GU Among Top Four TFA Contributors
Published: Tuesday, September 10, 2013
Updated: Tuesday, September 10, 2013 02:09
This year’s crop of Teach for America corps members comes from universities around the country, but an especially high number of new teachers for the 2013-2014 school year came from Georgetown, which sent the second-most number of graduates to the program.
Georgetown, which sent 40 graduates to TFA, tied with the University of Pennsylvania for the second-place spot. Harvard University and Vanderbilt University, which each sent 45 graduates to join the 5,900-member corps, tied for first.
Over TFA’s 23-year history placing corps members as teachers in low-income communities, exactly 525 Georgetown alumni have participated in the two-year program.
“Many of the students interested in TFA have demonstrated a dedication to volunteerism, leadership and service activities during their time at Georgetown and seek out ways to continue serving others after graduation,” Cawley Career Education Center Assistant Director of Marketing and Communications Kelly Burns said.
Although the Career Center does not specifically recruit students for TFA beyond holding information sessions, several campus offices often recommend students to apply to the program. For example, Eric Begoun (SFS ’12), a TFA member who teaches seventh and eighth grade English in Baltimore, was recruited through the Center for Social Justice at Georgetown, where he worked as an After School Kids mentor and as an Alternative Spring Break leader.
Others, like DJ Wise (COL ’13) and Michael Fischer (SFS ’13) applied to the program based on recommendations from recent alumni.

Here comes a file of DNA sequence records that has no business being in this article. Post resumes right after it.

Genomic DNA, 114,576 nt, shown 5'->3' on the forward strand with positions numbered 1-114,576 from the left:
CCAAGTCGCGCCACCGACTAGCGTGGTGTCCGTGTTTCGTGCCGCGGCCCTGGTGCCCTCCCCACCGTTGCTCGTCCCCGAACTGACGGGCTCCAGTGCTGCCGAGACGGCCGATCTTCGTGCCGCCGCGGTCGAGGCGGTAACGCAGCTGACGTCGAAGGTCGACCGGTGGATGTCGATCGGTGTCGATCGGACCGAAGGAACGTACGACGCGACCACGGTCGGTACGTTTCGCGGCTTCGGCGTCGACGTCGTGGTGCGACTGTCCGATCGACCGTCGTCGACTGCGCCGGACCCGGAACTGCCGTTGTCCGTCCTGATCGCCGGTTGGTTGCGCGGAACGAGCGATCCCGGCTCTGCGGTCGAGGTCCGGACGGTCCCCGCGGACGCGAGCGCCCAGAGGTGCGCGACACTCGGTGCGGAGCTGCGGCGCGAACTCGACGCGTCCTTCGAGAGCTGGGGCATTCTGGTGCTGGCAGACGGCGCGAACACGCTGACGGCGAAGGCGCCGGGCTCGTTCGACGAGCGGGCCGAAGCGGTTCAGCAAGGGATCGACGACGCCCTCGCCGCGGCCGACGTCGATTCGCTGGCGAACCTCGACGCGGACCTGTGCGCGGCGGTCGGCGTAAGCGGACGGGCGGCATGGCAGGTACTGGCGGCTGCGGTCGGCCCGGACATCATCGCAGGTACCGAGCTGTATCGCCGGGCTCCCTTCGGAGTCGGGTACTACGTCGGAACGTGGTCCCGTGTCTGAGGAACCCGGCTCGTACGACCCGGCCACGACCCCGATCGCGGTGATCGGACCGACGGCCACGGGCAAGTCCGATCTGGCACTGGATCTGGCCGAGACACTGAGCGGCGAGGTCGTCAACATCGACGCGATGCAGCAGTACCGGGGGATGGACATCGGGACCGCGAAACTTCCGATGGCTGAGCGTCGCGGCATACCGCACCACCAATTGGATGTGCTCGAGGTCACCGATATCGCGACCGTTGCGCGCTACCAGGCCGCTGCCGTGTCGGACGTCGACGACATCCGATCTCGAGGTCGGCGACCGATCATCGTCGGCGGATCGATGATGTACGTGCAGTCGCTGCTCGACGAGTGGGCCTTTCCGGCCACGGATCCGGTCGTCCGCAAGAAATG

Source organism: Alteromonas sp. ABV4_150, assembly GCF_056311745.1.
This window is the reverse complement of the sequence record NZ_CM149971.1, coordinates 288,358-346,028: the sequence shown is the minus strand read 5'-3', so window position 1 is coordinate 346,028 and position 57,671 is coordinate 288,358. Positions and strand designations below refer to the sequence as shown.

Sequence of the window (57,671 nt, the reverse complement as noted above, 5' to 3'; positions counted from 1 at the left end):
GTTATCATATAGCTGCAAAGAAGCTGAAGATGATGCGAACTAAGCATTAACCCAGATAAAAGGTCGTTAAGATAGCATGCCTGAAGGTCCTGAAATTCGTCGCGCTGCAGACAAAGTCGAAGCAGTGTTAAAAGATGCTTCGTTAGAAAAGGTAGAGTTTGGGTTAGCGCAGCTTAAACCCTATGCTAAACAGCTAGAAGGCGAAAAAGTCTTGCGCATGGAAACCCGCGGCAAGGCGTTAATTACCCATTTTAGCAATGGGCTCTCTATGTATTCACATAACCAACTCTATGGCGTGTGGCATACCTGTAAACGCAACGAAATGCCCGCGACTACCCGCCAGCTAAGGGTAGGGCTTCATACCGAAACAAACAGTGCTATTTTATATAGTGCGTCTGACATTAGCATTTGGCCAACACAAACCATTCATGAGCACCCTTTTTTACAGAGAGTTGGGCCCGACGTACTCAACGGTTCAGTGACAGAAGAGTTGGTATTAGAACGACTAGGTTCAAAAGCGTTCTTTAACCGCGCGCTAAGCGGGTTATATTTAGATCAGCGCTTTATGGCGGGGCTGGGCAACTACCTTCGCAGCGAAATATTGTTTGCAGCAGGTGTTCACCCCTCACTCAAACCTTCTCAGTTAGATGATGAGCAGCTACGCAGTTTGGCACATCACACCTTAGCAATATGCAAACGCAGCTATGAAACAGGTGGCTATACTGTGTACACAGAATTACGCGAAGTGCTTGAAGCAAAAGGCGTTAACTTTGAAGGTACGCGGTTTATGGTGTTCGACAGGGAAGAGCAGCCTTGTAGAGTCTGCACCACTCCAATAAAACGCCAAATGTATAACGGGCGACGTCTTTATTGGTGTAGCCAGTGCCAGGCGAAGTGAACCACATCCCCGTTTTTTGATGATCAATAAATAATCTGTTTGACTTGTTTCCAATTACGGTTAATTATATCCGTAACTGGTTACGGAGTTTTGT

“Hearing very honestly and frankly from TFA alumni what they’ve learned, how they’ve grown and how their assignment shaped them in ways they didn’t expect was by far the biggest apparatus that was working with me as I applied,” said Fischer, who teaches students between the ages of 16 to 19 at an alternative continuing school in San Jose, Calif.
“I wanted to do something impactful when I graduated,” said Wise, who teaches ninth and 11th grade English in Las Vegas. “I heard about TFA from recruiters on campus and other friends who had joined the organization.”
Begoun said Georgetown’s competitive atmosphere prepared him for TFA.
“The ability to be involved in many activities while participating in a rigorous academic setting helped me to transition more easily than some of my peers into the difficult balance of work, planning, human interaction and graduate coursework through TFA,” Begoun said.
Fischer emphasized dialogical skills developed at Georgetown as essential to engaging his students.
“[Georgetown] gave me a tool set that allowed me to think, reflect and engage with people when I didn’t come from their background and couldn’t possibly imagine their experience,” Fischer said.
The TFA experience, for some, pays off most through the relationships formed with students.
“One of my students the other day told me that Georgetown was her dream school. She is just a freshman right now, and she already knows where she wants to go to school,” Wise said. “I’m more determined than ever now to ensure that she and other students of mine can attend a school like Georgetown when they graduate.”